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12 Oxford St. # 373
The Harvard Art Museums, among the world's leading art institutions, comprise three museums (Fogg, Busch-Reisinger, and Arthur M. Sackler) and four research centers (Straus Center for Conservation and Technical Studies, the Center for the Technical Study of ... more.
Of course, an implicit contemporary question would be to ask about the significance of such scholarly findings today, a possible discussion point when Dr. Zaitzevsky, author of the handsome, oversize and generously illustrated Long Island Landscapes And The Women Who Designed Them," addresses The Meadow Club in Southampton on May 20.
In the book's preface, and in interview, Dr. Zaitzevsky says she was challenged trying to locate materials on some of the women where there were no extant archives, and surprised by some findings. She had expected to find commonalities - "no shrinking violets" among the 18 women featured in the book - six first-generation pioneers, 12 second-generation professionals - but she also discovered they were not as a group necessarily wealthy. Dr. Zaitzevsky also wanted to make sure readers would see the women as women, "see their faces, hear their voices," and so she included portraits of them and relevant quotations from their writings and interviews. As part of her historian's perspective, which took her well beyond questions of personality and gender, she also spent time looking at where they studied and compared curricula (the program at MIT differed dramatically from course work at University of Illinois at Urbana, for example). She came away from her research convinced, as was Dr. Mackay, that the "almost meteor-like entrance of women into a new profession" and the expanded opportunities to design estates on Long Island, signaled that in the development of landscape architecture, Long Island would become, as indeed it did, "a microcosm of activity for the country." Dr. Zaitzevsky teaches at Harvard's Landscape Institute and continues to explore a favorite subject, American parks, with a special interest in New York State which boasts strong advocacy groups and a healthy infusion of private funding. Not incidentally, it should be noted that the Long Island planting-plan drawings augmenting the gorgeous photos in the book are themselves works of art, part of an 18th and 19th century tradition of ink, pastel and gouache works on paper that illustrate formal garden designs, decorative arts and engineering commissions of the past. Dr. Zaitzevsky's lecture, "Long island Landscapes And The Women Who Designed Them," takes place Friday, May 20; 11:30 a.m., lunch 12:30 p.m., The Meadow Club is at 555 First Neck Lane, Southampton All proceeds will benefit the Halsey House herb garden. Lecture $35, Lecture and Lunch $75. The event is being hosted by The Southampton Historical Museum. Call 283-2494 for further information.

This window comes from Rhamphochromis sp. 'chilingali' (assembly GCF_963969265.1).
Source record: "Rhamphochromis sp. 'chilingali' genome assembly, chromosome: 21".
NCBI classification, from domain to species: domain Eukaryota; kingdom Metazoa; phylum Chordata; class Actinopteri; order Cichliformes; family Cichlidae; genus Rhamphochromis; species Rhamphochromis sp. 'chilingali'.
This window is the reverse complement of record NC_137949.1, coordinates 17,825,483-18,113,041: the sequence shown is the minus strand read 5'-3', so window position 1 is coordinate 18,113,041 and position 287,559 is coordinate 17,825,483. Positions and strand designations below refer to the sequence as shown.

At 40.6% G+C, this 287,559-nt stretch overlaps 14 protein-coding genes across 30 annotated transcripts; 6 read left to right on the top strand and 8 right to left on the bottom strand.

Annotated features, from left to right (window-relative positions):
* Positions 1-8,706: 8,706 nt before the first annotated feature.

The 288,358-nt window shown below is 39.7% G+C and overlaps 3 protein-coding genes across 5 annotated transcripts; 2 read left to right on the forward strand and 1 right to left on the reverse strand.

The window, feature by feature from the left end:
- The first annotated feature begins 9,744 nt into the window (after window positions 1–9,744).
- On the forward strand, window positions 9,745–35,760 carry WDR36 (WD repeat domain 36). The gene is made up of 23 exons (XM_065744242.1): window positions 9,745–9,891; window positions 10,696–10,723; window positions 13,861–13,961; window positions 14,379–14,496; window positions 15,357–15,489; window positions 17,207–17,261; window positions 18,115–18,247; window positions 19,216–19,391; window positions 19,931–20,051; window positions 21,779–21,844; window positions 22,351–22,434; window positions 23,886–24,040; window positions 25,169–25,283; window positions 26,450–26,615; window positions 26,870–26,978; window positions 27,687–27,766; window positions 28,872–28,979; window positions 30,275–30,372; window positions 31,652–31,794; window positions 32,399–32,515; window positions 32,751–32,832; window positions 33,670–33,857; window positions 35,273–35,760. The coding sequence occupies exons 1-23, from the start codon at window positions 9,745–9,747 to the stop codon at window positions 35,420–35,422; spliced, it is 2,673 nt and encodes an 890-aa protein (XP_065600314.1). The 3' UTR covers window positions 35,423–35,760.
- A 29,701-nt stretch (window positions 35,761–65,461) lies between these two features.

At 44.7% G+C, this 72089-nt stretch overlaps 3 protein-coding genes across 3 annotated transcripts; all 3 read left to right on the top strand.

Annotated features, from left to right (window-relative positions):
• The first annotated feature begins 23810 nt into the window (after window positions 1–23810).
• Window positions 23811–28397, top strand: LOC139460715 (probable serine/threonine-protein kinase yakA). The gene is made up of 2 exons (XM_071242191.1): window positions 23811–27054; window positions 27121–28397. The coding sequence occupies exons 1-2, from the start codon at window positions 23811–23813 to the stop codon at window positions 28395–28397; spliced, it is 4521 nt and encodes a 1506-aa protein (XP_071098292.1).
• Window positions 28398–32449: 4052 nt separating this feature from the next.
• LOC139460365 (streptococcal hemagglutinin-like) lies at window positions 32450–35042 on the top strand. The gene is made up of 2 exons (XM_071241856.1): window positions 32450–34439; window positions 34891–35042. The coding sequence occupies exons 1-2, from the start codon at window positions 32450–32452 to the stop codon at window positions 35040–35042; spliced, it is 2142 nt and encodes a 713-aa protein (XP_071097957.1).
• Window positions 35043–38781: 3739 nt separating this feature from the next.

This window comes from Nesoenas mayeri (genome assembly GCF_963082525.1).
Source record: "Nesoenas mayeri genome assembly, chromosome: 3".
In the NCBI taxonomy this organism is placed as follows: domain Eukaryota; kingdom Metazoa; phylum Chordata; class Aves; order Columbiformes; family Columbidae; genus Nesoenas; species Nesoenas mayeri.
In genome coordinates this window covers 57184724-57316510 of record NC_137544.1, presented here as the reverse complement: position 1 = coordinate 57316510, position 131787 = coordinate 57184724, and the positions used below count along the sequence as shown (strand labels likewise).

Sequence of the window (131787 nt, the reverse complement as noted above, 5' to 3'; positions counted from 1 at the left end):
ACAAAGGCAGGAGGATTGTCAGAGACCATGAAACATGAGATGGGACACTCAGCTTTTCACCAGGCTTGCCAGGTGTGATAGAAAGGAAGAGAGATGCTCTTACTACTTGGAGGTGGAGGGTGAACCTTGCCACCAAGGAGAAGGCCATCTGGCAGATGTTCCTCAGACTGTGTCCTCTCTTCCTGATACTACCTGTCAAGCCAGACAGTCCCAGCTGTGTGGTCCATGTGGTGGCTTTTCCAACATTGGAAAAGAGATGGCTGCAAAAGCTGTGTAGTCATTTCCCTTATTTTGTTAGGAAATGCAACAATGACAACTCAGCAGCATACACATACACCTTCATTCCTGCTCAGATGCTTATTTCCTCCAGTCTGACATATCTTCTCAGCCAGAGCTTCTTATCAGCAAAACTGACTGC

Cynthia Zaitzevsky teaches at Harvard University and lives in Newton, Massachusetts.
Cynthia ZaitzevskyCynthia Zaitzevsky, teaches at Harvard University and lives in Newton, Massachusetts.ISBN 13: 978-0-393-73124-8
Cynthia ZaitzevskyCynthia Zaitzevsky teaches at Harvard University.
This isn't the first time people have waged the native-plant- versus-exotic-plant debate, either, according to Cynthia Zaitzevsky, a Harvard University historian and specialist on Olmsted and the Boston park system.